Ducks found dead in Cape Coral canal covered in algae

It’s a sight nobody wants to see – dead animals covered in algae in their backyard.

Cape Coral resident Maria Farmer says she saw ducks roaming around behind her house Thursday morning. Later in the day, she found them dead, stuck in algae muck.

“It really didn’t seem to hit home until it was literally in my backyard,” Farmer said, emotionally, “It was just so fast. And I was like ‘Oh my gosh, what if it could have been a child.’

Farmer and her boyfriend thought about burying the dead ducks, “I felt like the ducks – they were living creatures. They deserve the respect of a burial. But when I got close to them and took photos, the sight of that death, I got scared.”

RJ Moog of Cape Coral said, “It’s hard because you don’t know how toxic this is going to be for you! You try and call FWC or CROW.”

The Clinic for the Rehabilitation of Wildlife (CROW) says they can only help living animals, and only if they’re in distress.

The Florida Fish and Wildlife Conservation Commission (FWC) asked if neighbors could bag, freeze and ship the animals for testing, because they don’t have the resources right now to have someone come out. Remember it’s best to avoid getting the algae on your skin.

We did see a flock of ducklings swimming nearby, but Farmer fears they could be next, “They’re going to die … it killed the bigger ducks pretty quickly, that’s the same spot they were swimming in.”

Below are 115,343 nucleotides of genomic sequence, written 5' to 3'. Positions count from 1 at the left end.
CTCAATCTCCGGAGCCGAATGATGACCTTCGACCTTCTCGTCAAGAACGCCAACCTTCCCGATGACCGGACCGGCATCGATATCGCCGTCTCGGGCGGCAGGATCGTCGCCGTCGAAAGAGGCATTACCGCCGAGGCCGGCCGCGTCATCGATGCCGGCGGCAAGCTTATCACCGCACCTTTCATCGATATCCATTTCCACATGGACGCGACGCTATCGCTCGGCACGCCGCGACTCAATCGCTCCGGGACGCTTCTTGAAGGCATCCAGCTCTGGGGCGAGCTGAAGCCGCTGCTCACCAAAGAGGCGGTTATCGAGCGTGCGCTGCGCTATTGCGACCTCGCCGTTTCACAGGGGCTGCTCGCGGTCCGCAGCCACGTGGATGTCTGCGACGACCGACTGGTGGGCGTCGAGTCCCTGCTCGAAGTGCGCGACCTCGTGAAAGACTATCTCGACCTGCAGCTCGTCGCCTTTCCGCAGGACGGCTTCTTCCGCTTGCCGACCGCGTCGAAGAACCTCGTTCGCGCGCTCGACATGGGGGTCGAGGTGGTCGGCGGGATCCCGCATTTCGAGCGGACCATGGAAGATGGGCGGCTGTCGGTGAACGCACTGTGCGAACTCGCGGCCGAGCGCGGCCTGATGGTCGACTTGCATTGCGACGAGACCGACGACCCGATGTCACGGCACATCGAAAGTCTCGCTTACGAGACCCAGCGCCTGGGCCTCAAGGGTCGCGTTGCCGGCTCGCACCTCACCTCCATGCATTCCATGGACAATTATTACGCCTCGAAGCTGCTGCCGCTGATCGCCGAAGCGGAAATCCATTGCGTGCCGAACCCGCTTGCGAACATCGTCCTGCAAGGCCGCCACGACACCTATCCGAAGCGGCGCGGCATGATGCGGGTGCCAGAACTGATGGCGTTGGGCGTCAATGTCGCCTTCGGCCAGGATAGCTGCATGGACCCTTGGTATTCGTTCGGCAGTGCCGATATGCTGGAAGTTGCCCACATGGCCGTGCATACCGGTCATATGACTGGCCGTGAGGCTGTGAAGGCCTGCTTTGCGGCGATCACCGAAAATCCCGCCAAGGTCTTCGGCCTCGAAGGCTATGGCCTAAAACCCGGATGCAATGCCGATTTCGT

A veterinarian told WINK with more releases starting again Friday, more algae will likely show up, and likely kill more animals in the water.

CROW rescues gull from algae

A laughing gull was rescued from a canal in Cape Coral after it was seen struggling and unable to fly.

According to CROW it was covered in blue-green algae at the time it was rescued. The gull was taken to a drop-off location and transported to the clinic by one of their volunteers.

When it arrived, the remaining algae was cleaned off and an IV was placed to provide the bird with fluid therapy to help flush any toxins out of the body that the bird may have ingested from the algae.

CROW said, further diagnostic testing is being performed to determine any other medical concerns that may need to be addressed.

Business Damage Assessment survey

Governor Rick Scott announced that the Florida Department of Economic Opportunity (DEO) has activated the FloridaDisaster.biz Business Damage Assessment survey to gather information on how algal blooms caused by federal Lake Okeechobee water releases have impacted local business operations.

The survey can be taken at FloridaDisaster.biz/BusinessDamageAssessments by selecting the “Lake Okeechobee Discharge/Algae Blooms” event. For additional assistance, call 850-815-4925.

Reporter:John-Carlos Estrada
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